New research in Australia suggests that pregnant women who partake in one glass of wine a day in their first trimester may have better behaved children than those who abstain from alcohol or drink heavily. The study looked at 2300 mothers and found that pregnant women who drank light to moderate amounts of alcohol had babies with fewer emotional and behavioural difficulties. "Moderate consumption" was considered to be one alcoholic drink a day.
While national guidelines there recommend that expectant mothers abstain from alcohol completely, the study found that light drinking during pregnancy was not associated with increased risk for the child. The research followed children from the womb to their early teenage years.
Almost 60 percent of expectant mothers had not drunk during pregnancy, but 3 percent threw back between seven and 10 drinks and 2 percent consumed 11 alcoholic drinks each week. About 20 percent admitted to an occasional tipple of up to one drink a week and 15 percent had consumed two to six drinks a week.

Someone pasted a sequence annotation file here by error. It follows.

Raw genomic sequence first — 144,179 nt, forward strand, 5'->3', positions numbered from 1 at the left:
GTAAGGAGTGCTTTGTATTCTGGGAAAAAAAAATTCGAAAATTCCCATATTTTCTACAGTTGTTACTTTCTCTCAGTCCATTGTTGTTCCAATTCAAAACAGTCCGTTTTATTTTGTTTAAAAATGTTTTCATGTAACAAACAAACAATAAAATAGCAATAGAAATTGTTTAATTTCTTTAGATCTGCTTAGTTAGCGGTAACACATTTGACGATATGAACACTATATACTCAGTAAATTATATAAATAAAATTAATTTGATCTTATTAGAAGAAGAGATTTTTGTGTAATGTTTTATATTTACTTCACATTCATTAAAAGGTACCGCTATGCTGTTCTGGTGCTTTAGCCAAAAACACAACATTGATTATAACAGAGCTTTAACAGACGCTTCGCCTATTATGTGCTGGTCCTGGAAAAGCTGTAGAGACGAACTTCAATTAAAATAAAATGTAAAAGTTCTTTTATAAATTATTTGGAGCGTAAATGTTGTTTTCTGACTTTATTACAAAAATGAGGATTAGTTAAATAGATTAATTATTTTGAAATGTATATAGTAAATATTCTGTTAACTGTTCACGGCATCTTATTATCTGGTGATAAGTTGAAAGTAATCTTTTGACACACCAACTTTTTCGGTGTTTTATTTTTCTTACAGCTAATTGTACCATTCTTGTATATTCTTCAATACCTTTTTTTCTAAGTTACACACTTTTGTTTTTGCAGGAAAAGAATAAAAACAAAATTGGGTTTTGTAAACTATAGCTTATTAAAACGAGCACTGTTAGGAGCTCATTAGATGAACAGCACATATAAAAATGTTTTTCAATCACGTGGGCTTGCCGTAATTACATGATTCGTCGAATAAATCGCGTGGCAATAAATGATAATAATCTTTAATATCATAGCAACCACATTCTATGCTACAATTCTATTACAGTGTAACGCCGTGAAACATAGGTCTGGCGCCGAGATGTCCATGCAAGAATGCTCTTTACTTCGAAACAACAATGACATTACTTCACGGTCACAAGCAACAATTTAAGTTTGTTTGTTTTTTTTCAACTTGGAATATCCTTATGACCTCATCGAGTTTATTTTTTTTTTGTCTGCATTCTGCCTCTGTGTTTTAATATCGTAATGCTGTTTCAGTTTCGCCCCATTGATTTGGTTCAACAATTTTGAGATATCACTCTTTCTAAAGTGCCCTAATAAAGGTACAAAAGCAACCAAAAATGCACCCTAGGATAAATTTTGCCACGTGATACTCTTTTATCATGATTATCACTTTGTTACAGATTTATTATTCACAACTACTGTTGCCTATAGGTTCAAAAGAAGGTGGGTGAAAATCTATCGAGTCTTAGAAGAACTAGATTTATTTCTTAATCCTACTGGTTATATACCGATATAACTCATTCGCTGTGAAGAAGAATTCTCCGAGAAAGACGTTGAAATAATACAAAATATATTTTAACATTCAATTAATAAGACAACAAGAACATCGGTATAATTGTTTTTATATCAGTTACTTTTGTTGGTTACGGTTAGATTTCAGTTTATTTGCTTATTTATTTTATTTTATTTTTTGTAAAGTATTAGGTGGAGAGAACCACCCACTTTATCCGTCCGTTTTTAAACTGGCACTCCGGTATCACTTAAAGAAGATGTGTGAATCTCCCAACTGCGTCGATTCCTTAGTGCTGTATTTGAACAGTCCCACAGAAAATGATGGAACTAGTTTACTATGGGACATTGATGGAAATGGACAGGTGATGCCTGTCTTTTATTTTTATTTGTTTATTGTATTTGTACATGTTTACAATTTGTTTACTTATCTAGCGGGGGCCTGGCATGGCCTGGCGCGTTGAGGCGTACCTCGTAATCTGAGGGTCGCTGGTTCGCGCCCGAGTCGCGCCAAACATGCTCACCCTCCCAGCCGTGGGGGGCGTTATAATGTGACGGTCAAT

Researchers concluded after recurrent study every couple of years that mothers who didn't drink during their first trimester had trouble getting their children to behave. Children of light drinkers early in pregnancy had a "clinically meaningful" lower risk of becoming depressed or reacting aggressively than the children of non-drinkers. Thirteen percent of children who were born to mothers who drunk heavily had aggression problems and 10 percent had depression.
Personally, I think that the research would need to look into other aspects of the childhood's upbringing which may provide a more realistic reason for why children misbehave or their parents struggle to control their behaviour. Whether this be economic, social or emotional reasons it's hard to know. But I doubt that knocking back a glass of wine each night is going to result in a perfectly behaved child without a lot of influence from the child's whanau.
Even with this research, there is a consensus among health professionals that the only recognisable "safe" level of drinking during pregnancy is nil.
What do you think of the research results?